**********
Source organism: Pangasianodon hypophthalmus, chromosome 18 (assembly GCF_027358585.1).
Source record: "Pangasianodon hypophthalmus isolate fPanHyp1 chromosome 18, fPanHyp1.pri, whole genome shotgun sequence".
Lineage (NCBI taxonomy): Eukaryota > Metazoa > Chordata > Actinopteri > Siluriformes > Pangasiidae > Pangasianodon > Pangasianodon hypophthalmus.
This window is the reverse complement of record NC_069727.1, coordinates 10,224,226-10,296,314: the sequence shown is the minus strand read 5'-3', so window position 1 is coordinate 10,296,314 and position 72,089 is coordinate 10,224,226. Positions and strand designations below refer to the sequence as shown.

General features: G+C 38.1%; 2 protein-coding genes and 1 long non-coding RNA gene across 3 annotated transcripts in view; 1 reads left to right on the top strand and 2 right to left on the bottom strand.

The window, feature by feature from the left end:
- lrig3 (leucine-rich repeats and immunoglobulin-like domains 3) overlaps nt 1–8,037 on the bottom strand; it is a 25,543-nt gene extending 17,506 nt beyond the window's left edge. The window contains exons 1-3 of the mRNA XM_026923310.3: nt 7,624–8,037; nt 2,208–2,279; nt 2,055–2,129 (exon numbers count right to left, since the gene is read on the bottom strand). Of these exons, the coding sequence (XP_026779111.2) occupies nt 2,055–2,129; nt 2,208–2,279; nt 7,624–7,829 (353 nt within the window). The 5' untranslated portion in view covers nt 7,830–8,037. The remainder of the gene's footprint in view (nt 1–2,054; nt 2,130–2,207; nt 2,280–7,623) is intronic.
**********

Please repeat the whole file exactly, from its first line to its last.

Source organism: Pangasianodon hypophthalmus, chromosome 18 (assembly GCF_027358585.1).
Source record: "Pangasianodon hypophthalmus isolate fPanHyp1 chromosome 18, fPanHyp1.pri, whole genome shotgun sequence".
Lineage (NCBI taxonomy): Eukaryota > Metazoa > Chordata > Actinopteri > Siluriformes > Pangasiidae > Pangasianodon > Pangasianodon hypophthalmus.
This window is the reverse complement of record NC_069727.1, coordinates 10,224,226-10,296,314: the sequence shown is the minus strand read 5'-3', so window position 1 is coordinate 10,296,314 and position 72,089 is coordinate 10,224,226. Positions and strand designations below refer to the sequence as shown.

General features: G+C 38.1%; 2 protein-coding genes and 1 long non-coding RNA gene across 3 annotated transcripts in view; 1 reads left to right on the top strand and 2 right to left on the bottom strand.

The window, feature by feature from the left end:
- lrig3 (leucine-rich repeats and immunoglobulin-like domains 3) overlaps nt 1–8,037 on the bottom strand; it is a 25,543-nt gene extending 17,506 nt beyond the window's left edge. The window contains exons 1-3 of the mRNA XM_026923310.3: nt 7,624–8,037; nt 2,208–2,279; nt 2,055–2,129 (exon numbers count right to left, since the gene is read on the bottom strand). Of these exons, the coding sequence (XP_026779111.2) occupies nt 2,055–2,129; nt 2,208–2,279; nt 7,624–7,829 (353 nt within the window). The 5' untranslated portion in view covers nt 7,830–8,037. The remainder of the gene's footprint in view (nt 1–2,054; nt 2,130–2,207; nt 2,280–7,623) is intronic.